|Cost and Development Philosophy|
Free, open source.
|Local Installation or Hosted Solution|
Both. Hosted via http://wordpress.org & Hosting via http://wordpress.com/.
“WordPress started as just a blogging system, but has evolved to be used as full content management system and so much more through the thousands of plugins, widgets, and themes, WordPress is limited only by your imagination.” (source)
|Use on SpokenWeb Project|
WordPress is the Content Management System (CMS) behind the SpokenWeb site. It is a publishing platform that has evolved as a humble blogging software package into a full-fledged CMS since 2003. Its growth has been spurred by a volunteer, peer-reviewed, and open-source force. The core of the software is maintained by handful of developers who add features, improve security, and evangelize its use. A bustling economy of themes and plugins arose around this platform, and some argue that it is this force and fervour that have made it so popular.
In the SpokenWeb context, WordPress has allowed the team to set up a members-only blog to make announcements and archive the development of the project. It is also the CMS platform for storing and displaying, in WordPress parlance, ‘custom post types’ (custom relative to the standard ‘blog’ and ‘page’ post types and associated taxonomies.) We were able to craft the post type around existing collected data on the first cache of recorded poetry material. This was crucial because it meant that the work expended to gather this data (an 800-page document!) could be ported over to the CMS with relative ease.
This process can be duplicated for other such sources, audio readings or not. A custom post type was also created to archive another type of data: audio archives researched across the internet.
A host of popular plugins support the website in ways that the core software does not. This includes better searching capability (work in progress), turning the site from public to private, integration with the SoundCloud audio storage platform, creating file attachments on blog posts and pages, keeping backups of the database and the theme files, and other smaller plugins.
Finally, the template system philosophy behind WordPress is easily one of the most accessible on the web today, making for sites that are well structured, optimized in terms of loading time, and easy to maintain. The challenge from the site’s designer and developer is two fold: how to archive and present information of a unique type, and how to organize the site so that its maintenance can be done by “non-technical people”.
WordPress is an incredibly useful organization of programmers, designers that harbour an open-source publishing philosophy, and as such has served this academic project well.
WordPress is user-friendly software that, once installed and configured, allows users to publish with little or no knowledge of markup or programming languages such as HTML, CSS, or PHP. It can be configured using pre-existing plugins, widgets, and themes that have been created by its community of developers, of which anyone can be a part.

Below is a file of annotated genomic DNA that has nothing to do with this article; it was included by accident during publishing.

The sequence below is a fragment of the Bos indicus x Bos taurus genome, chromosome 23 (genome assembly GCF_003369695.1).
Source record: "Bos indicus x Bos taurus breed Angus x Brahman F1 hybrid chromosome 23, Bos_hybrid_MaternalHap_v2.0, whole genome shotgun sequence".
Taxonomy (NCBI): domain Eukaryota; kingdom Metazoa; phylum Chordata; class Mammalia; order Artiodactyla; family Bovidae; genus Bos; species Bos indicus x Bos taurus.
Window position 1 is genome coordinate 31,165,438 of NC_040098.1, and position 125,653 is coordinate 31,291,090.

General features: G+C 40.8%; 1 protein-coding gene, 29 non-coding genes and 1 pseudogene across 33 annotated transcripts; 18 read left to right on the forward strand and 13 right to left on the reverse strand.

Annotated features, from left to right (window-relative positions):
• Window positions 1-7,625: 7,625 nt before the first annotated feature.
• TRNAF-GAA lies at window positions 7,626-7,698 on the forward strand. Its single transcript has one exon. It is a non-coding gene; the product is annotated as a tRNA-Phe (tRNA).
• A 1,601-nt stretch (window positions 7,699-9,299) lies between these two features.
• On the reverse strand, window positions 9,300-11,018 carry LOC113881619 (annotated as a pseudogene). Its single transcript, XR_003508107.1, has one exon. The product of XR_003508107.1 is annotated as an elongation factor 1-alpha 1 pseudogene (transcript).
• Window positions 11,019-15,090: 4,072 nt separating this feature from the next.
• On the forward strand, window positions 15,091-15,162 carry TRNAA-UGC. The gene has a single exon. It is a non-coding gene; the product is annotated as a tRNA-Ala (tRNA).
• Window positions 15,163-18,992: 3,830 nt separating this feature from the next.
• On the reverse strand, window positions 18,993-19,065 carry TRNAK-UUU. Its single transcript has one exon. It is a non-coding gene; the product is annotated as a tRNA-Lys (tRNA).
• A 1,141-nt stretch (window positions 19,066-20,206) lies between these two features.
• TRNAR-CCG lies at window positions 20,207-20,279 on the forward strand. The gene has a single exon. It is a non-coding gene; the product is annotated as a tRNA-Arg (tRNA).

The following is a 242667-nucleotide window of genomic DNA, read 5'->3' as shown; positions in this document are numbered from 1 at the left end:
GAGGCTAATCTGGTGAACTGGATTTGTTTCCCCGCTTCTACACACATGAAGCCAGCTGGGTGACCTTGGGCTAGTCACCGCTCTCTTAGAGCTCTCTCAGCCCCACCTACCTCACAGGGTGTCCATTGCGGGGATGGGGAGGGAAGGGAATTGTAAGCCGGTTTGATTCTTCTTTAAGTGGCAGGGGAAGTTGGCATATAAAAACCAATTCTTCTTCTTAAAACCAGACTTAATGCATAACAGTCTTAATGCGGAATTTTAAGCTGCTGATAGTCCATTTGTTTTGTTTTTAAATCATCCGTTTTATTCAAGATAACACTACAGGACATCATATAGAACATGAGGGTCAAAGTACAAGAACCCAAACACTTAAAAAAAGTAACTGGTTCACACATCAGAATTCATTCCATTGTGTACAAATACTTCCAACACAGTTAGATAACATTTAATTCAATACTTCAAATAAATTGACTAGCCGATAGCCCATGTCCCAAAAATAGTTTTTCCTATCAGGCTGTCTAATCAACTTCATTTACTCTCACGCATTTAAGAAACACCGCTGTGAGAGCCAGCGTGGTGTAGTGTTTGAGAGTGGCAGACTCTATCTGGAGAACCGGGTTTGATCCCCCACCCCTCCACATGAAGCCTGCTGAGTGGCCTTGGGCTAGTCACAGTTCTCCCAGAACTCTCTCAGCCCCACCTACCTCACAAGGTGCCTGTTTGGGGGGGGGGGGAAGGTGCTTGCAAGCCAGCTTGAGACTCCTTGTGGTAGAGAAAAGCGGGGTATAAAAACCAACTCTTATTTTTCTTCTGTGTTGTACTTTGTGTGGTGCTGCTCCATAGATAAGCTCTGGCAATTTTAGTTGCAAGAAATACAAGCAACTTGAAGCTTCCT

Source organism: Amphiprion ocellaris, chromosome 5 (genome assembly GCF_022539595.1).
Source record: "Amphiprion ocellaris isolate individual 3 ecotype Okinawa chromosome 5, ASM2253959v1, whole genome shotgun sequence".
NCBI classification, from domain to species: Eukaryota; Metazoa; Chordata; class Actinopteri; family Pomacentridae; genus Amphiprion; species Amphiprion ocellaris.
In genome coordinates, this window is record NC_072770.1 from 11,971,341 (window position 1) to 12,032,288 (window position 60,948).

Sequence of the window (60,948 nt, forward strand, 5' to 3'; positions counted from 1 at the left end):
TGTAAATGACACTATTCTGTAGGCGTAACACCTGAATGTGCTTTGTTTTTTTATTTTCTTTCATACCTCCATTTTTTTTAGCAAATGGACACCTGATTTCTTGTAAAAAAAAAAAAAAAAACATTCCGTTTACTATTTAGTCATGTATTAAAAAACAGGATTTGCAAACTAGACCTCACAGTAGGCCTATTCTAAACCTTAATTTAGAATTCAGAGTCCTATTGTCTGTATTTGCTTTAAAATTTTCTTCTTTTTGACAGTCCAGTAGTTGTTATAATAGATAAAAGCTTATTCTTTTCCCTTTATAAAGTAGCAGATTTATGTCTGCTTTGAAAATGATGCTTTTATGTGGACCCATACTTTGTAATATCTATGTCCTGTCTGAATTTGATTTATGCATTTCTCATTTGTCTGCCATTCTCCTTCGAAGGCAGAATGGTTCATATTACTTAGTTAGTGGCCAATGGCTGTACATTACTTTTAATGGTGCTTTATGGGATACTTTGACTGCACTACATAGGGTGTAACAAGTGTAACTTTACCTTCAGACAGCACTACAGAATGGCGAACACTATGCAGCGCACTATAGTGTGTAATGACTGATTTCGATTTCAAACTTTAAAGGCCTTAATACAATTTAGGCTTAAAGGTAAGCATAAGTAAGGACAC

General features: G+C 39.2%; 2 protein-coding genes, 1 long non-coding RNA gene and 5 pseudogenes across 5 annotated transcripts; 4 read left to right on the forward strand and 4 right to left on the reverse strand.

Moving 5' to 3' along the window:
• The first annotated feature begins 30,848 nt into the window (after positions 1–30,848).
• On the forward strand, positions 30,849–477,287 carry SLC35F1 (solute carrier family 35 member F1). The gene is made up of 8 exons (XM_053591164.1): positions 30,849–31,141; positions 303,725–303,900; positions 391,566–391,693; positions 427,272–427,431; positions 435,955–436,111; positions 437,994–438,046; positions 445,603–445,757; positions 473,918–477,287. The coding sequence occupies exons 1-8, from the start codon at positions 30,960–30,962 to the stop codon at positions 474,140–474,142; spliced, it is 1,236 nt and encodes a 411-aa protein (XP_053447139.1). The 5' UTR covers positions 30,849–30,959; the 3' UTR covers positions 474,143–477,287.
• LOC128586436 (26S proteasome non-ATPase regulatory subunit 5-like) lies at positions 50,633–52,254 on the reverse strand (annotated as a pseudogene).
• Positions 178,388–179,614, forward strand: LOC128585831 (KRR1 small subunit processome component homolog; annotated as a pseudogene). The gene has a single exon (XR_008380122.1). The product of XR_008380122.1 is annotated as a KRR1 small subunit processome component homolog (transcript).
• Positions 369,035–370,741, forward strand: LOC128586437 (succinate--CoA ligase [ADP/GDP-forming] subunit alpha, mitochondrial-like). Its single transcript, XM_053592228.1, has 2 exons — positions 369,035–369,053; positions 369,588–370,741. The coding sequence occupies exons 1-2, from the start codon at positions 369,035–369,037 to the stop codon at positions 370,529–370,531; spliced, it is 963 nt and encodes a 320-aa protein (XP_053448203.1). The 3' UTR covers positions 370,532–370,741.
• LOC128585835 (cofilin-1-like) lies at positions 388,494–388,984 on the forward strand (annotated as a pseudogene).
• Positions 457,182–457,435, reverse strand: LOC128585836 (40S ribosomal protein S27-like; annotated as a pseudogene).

One of it’s disadvantages, from the perspective of a poetry or spoken word site, is that its text-indexing and internal search engine requires some customization to be effective. On the SpokenWeb site, for example, we noticed that the search feature was functioning poorly (i.e. the search function was not finding text that was clearly part of the site) prior to some customization.
Another issue is that, despite WordPress’ user-friendly interface, significant development and customization require someone with advanced web skills, or at least that’s how things have played out so far on our project. Although all team members can make basic changes and additions to the site, all development is routed through one person with the appropriate skills. To be fair, though, this is true of most sites. That is, a technical person is required to maintain backend functionality and take care of basic webmaster duties. I would say that WordPress, with its widespread use, great documentation and vast userbase, makes for a flexible platform for future developers.
There is however, as I mention above, a real design challenge in crafting the site to make it as straight-forward as possible for the non-techie users of the site. This is really hard, and in retrospect, probably something we could have spent more time on, by doing use cases and user training. The core WordPress developers do in fact go through this rigorous software engineering process, so already we’ve benefitted from their labour. But with regards to our project, perhaps this is an equally important question for the creation of a digital platform: putting more emphasis on the user experience through scientific approaches.
One final criticism is that the WordPress WYISWG editor seems, at times and somewhat suprisingly, to do a poor job of formatting text. For example, typing [enter/return] may place a line break in the WYSIWG editor but not in the HTML coding. What you see isn’t always what you get and the surest way to properly format text is to dive into the HTML which is, of course, contrary to the whole spirit of WordPress.There are other similar minor formatting bugs with the editor.
For a good comparison of WordPress, Drupal and Joomla, see:
Classic Poetry Aloud Index
(described in the SpokenWeb audio archives, here)
“Podcasts of readings of great poetry in the English Language. Giving voice to the classic poetry of the past.”
As of March 2012 the WordPress community is thriving, with over 1500 themes and 18,000 plugins available in addition to mobile support for iOS, Android, Blackberry, Windows 7, Nokia and WebOS. WordPress conferences, known as WordCamps, are regularly held throughout the world.